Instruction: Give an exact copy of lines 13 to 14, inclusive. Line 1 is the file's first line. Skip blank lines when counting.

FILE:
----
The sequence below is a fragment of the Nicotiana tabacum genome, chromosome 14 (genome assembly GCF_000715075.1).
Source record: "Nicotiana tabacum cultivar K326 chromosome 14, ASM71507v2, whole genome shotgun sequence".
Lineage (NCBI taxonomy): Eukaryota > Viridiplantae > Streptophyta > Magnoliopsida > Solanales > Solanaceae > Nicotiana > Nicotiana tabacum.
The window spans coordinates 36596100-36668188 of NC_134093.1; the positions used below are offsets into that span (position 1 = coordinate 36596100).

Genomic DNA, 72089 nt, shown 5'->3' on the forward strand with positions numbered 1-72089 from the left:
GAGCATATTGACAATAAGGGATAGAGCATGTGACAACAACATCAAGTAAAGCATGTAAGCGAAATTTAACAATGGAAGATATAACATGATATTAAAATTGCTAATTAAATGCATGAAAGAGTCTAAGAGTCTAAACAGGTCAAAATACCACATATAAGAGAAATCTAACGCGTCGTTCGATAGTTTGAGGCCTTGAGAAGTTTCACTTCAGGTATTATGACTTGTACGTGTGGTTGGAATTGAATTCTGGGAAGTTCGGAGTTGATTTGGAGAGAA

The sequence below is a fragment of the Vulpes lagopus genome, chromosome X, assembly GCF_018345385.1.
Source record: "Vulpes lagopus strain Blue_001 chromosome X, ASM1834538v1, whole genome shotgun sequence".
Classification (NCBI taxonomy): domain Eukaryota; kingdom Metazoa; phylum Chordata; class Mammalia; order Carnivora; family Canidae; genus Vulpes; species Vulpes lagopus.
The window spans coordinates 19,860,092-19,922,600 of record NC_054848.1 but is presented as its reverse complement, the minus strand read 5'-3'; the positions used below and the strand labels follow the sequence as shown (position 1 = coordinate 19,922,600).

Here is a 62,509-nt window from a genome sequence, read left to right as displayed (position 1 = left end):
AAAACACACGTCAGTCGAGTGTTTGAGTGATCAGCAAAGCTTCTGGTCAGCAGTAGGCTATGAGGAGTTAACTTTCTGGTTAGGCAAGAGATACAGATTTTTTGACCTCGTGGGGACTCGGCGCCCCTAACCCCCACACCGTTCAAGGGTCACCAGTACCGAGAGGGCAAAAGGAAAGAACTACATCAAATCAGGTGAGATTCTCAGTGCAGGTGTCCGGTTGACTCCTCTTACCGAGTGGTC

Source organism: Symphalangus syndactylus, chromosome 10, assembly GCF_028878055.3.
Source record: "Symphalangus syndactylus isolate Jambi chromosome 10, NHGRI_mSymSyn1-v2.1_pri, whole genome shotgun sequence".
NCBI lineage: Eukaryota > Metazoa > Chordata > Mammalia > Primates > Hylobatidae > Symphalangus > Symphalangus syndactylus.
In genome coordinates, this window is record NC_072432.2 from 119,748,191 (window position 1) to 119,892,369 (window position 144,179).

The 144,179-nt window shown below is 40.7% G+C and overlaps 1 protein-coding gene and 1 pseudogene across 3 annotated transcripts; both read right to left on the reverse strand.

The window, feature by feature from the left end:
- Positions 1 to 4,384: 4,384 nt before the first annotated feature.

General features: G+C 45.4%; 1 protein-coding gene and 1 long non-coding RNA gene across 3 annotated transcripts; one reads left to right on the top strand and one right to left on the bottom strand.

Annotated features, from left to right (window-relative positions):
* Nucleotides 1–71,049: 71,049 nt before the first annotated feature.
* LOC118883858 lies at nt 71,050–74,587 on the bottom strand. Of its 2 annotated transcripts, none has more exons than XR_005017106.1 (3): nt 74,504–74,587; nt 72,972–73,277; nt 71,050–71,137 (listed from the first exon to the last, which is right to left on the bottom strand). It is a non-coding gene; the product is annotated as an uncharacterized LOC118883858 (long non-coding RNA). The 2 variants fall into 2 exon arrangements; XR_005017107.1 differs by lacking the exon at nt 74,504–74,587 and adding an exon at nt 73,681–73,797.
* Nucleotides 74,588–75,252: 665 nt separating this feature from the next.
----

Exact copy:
Source organism: Symphalangus syndactylus, chromosome 10, assembly GCF_028878055.3.
Source record: "Symphalangus syndactylus isolate Jambi chromosome 10, NHGRI_mSymSyn1-v2.1_pri, whole genome shotgun sequence".